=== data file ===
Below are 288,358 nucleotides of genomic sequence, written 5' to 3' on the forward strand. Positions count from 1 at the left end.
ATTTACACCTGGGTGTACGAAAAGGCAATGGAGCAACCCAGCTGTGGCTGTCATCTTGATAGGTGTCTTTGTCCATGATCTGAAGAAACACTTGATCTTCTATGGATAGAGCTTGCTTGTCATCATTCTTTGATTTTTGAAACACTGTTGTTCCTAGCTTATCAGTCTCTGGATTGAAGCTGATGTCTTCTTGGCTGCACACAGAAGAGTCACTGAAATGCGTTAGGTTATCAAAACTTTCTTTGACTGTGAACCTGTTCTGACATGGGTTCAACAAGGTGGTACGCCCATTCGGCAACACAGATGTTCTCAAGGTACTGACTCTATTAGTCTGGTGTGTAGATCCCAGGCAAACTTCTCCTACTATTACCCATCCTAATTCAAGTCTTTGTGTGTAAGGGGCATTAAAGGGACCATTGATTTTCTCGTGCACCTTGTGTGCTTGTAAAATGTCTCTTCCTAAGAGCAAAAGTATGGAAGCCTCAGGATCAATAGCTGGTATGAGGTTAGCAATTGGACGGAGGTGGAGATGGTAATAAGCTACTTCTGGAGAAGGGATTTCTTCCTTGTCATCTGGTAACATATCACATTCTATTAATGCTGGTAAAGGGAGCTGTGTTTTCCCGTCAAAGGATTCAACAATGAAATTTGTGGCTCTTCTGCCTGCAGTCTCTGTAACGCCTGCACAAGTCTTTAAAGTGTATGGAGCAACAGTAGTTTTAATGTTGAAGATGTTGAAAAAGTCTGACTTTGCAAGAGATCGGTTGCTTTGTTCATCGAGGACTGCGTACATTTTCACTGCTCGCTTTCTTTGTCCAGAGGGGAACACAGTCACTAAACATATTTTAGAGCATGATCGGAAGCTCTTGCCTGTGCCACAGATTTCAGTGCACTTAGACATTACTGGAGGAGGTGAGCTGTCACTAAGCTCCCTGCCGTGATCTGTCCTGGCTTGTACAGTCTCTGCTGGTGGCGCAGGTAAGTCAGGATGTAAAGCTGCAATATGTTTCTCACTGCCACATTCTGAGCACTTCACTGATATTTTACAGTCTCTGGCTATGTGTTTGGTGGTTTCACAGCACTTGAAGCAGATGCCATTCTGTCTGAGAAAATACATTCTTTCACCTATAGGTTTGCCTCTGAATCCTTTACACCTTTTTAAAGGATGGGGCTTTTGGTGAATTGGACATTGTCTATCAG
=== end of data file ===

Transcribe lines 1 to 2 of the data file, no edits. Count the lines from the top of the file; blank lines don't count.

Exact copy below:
Below are 288,358 nucleotides of genomic sequence, written 5' to 3' on the forward strand. Positions count from 1 at the left end.
ATTTACACCTGGGTGTACGAAAAGGCAATGGAGCAACCCAGCTGTGGCTGTCATCTTGATAGGTGTCTTTGTCCATGATCTGAAGAAACACTTGATCTTCTATGGATAGAGCTTGCTTGTCATCATTCTTTGATTTTTGAAACACTGTTGTTCCTAGCTTATCAGTCTCTGGATTGAAGCTGATGTCTTCTTGGCTGCACACAGAAGAGTCACTGAAATGCGTTAGGTTATCAAAACTTTCTTTGACTGTGAACCTGTTCTGACATGGGTTCAACAAGGTGGTACGCCCATTCGGCAACACAGATGTTCTCAAGGTACTGACTCTATTAGTCTGGTGTGTAGATCCCAGGCAAACTTCTCCTACTATTACCCATCCTAATTCAAGTCTTTGTGTGTAAGGGGCATTAAAGGGACCATTGATTTTCTCGTGCACCTTGTGTGCTTGTAAAATGTCTCTTCCTAAGAGCAAAAGTATGGAAGCCTCAGGATCAATAGCTGGTATGAGGTTAGCAATTGGACGGAGGTGGAGATGGTAATAAGCTACTTCTGGAGAAGGGATTTCTTCCTTGTCATCTGGTAACATATCACATTCTATTAATGCTGGTAAAGGGAGCTGTGTTTTCCCGTCAAAGGATTCAACAATGAAATTTGTGGCTCTTCTGCCTGCAGTCTCTGTAACGCCTGCACAAGTCTTTAAAGTGTATGGAGCAACAGTAGTTTTAATGTTGAAGATGTTGAAAAAGTCTGACTTTGCAAGAGATCGGTTGCTTTGTTCATCGAGGACTGCGTACATTTTCACTGCTCGCTTTCTTTGTCCAGAGGGGAACACAGTCACTAAACATATTTTAGAGCATGATCGGAAGCTCTTGCCTGTGCCACAGATTTCAGTGCACTTAGACATTACTGGAGGAGGTGAGCTGTCACTAAGCTCCCTGCCGTGATCTGTCCTGGCTTGTACAGTCTCTGCTGGTGGCGCAGGTAAGTCAGGATGTAAAGCTGCAATATGTTTCTCACTGCCACATTCTGAGCACTTCACTGATATTTTACAGTCTCTGGCTATGTGTTTGGTGGTTTCACAGCACTTGAAGCAGATGCCATTCTGTCTGAGAAAATACATTCTTTCACCTATAGGTTTGCCTCTGAATCCTTTACACCTTTTTAAAGGATGGGGCTTTTGGTGAATTGGACATTGTCTATCAG